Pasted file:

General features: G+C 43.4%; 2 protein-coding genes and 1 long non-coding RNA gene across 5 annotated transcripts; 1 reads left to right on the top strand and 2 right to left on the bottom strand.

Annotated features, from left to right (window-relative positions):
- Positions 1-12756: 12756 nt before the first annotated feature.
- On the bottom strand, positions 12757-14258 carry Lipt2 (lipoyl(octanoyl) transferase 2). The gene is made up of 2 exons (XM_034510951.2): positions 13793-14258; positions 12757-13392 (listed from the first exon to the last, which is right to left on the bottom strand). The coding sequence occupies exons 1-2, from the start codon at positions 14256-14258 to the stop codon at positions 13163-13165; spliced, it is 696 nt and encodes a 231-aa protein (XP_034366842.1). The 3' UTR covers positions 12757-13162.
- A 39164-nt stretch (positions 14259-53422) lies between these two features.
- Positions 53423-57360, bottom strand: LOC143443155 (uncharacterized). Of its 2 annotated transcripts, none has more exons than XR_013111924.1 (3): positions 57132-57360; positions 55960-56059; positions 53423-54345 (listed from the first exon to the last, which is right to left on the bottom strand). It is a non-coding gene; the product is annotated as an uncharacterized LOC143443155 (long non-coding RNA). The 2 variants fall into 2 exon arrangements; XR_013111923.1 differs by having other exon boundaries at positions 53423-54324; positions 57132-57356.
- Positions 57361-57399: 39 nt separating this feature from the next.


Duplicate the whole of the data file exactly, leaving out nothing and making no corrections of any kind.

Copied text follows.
General features: G+C 43.4%; 2 protein-coding genes and 1 long non-coding RNA gene across 5 annotated transcripts; 1 reads left to right on the top strand and 2 right to left on the bottom strand.

Annotated features, from left to right (window-relative positions):
- Positions 1-12756: 12756 nt before the first annotated feature.
- On the bottom strand, positions 12757-14258 carry Lipt2 (lipoyl(octanoyl) transferase 2). The gene is made up of 2 exons (XM_034510951.2): positions 13793-14258; positions 12757-13392 (listed from the first exon to the last, which is right to left on the bottom strand). The coding sequence occupies exons 1-2, from the start codon at positions 14256-14258 to the stop codon at positions 13163-13165; spliced, it is 696 nt and encodes a 231-aa protein (XP_034366842.1). The 3' UTR covers positions 12757-13162.
- A 39164-nt stretch (positions 14259-53422) lies between these two features.
- Positions 53423-57360, bottom strand: LOC143443155 (uncharacterized). Of its 2 annotated transcripts, none has more exons than XR_013111924.1 (3): positions 57132-57360; positions 55960-56059; positions 53423-54345 (listed from the first exon to the last, which is right to left on the bottom strand). It is a non-coding gene; the product is annotated as an uncharacterized LOC143443155 (long non-coding RNA). The 2 variants fall into 2 exon arrangements; XR_013111923.1 differs by having other exon boundaries at positions 53423-54324; positions 57132-57356.
- Positions 57361-57399: 39 nt separating this feature from the next.